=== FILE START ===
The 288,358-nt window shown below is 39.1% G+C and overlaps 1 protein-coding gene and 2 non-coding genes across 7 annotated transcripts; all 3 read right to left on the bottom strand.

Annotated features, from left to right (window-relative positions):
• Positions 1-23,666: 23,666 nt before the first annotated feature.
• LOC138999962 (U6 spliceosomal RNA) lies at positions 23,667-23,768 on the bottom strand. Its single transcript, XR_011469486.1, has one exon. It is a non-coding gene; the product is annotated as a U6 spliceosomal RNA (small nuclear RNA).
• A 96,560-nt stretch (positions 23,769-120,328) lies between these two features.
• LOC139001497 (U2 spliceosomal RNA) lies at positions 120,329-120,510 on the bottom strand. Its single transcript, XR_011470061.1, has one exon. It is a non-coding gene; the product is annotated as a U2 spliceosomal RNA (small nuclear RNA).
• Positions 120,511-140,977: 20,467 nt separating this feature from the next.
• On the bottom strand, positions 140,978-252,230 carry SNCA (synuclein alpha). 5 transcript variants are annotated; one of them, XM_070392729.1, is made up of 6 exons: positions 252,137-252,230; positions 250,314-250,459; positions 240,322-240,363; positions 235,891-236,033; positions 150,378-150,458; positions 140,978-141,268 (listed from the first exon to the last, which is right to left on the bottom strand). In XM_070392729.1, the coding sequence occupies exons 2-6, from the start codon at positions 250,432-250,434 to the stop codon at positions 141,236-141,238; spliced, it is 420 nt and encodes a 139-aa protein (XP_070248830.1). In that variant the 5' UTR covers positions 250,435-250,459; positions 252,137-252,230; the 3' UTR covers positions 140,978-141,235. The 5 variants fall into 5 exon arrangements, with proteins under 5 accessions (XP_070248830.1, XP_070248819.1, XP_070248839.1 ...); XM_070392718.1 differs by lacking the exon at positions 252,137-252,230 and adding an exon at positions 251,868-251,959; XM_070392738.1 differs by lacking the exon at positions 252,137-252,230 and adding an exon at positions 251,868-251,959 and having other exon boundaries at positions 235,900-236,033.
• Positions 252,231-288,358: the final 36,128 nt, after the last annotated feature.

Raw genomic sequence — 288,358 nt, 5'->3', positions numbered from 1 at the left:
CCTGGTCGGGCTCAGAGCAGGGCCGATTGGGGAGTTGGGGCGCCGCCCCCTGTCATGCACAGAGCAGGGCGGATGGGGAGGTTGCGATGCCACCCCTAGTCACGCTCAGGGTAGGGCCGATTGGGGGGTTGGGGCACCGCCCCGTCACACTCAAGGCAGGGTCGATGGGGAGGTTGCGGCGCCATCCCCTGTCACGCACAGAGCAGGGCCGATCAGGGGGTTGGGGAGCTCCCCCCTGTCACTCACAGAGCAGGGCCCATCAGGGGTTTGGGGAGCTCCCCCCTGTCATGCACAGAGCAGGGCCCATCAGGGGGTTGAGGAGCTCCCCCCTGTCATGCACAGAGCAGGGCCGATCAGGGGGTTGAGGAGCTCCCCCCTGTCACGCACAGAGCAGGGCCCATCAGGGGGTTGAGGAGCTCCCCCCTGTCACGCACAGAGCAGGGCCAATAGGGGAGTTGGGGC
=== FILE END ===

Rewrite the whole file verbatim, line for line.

The 288,358-nt window shown below is 39.1% G+C and overlaps 1 protein-coding gene and 2 non-coding genes across 7 annotated transcripts; all 3 read right to left on the bottom strand.

Annotated features, from left to right (window-relative positions):
• Positions 1-23,666: 23,666 nt before the first annotated feature.
• LOC138999962 (U6 spliceosomal RNA) lies at positions 23,667-23,768 on the bottom strand. Its single transcript, XR_011469486.1, has one exon. It is a non-coding gene; the product is annotated as a U6 spliceosomal RNA (small nuclear RNA).
• A 96,560-nt stretch (positions 23,769-120,328) lies between these two features.
• LOC139001497 (U2 spliceosomal RNA) lies at positions 120,329-120,510 on the bottom strand. Its single transcript, XR_011470061.1, has one exon. It is a non-coding gene; the product is annotated as a U2 spliceosomal RNA (small nuclear RNA).
• Positions 120,511-140,977: 20,467 nt separating this feature from the next.
• On the bottom strand, positions 140,978-252,230 carry SNCA (synuclein alpha). 5 transcript variants are annotated; one of them, XM_070392729.1, is made up of 6 exons: positions 252,137-252,230; positions 250,314-250,459; positions 240,322-240,363; positions 235,891-236,033; positions 150,378-150,458; positions 140,978-141,268 (listed from the first exon to the last, which is right to left on the bottom strand). In XM_070392729.1, the coding sequence occupies exons 2-6, from the start codon at positions 250,432-250,434 to the stop codon at positions 141,236-141,238; spliced, it is 420 nt and encodes a 139-aa protein (XP_070248830.1). In that variant the 5' UTR covers positions 250,435-250,459; positions 252,137-252,230; the 3' UTR covers positions 140,978-141,235. The 5 variants fall into 5 exon arrangements, with proteins under 5 accessions (XP_070248830.1, XP_070248819.1, XP_070248839.1 ...); XM_070392718.1 differs by lacking the exon at positions 252,137-252,230 and adding an exon at positions 251,868-251,959; XM_070392738.1 differs by lacking the exon at positions 252,137-252,230 and adding an exon at positions 251,868-251,959 and having other exon boundaries at positions 235,900-236,033.
• Positions 252,231-288,358: the final 36,128 nt, after the last annotated feature.

Raw genomic sequence — 288,358 nt, 5'->3', positions numbered from 1 at the left:
CCTGGTCGGGCTCAGAGCAGGGCCGATTGGGGAGTTGGGGCGCCGCCCCCTGTCATGCACAGAGCAGGGCGGATGGGGAGGTTGCGATGCCACCCCTAGTCACGCTCAGGGTAGGGCCGATTGGGGGGTTGGGGCACCGCCCCGTCACACTCAAGGCAGGGTCGATGGGGAGGTTGCGGCGCCATCCCCTGTCACGCACAGAGCAGGGCCGATCAGGGGGTTGGGGAGCTCCCCCCTGTCACTCACAGAGCAGGGCCCATCAGGGGTTTGGGGAGCTCCCCCCTGTCATGCACAGAGCAGGGCCCATCAGGGGGTTGAGGAGCTCCCCCCTGTCATGCACAGAGCAGGGCCGATCAGGGGGTTGAGGAGCTCCCCCCTGTCACGCACAGAGCAGGGCCCATCAGGGGGTTGAGGAGCTCCCCCCTGTCACGCACAGAGCAGGGCCAATAGGGGAGTTGGGGC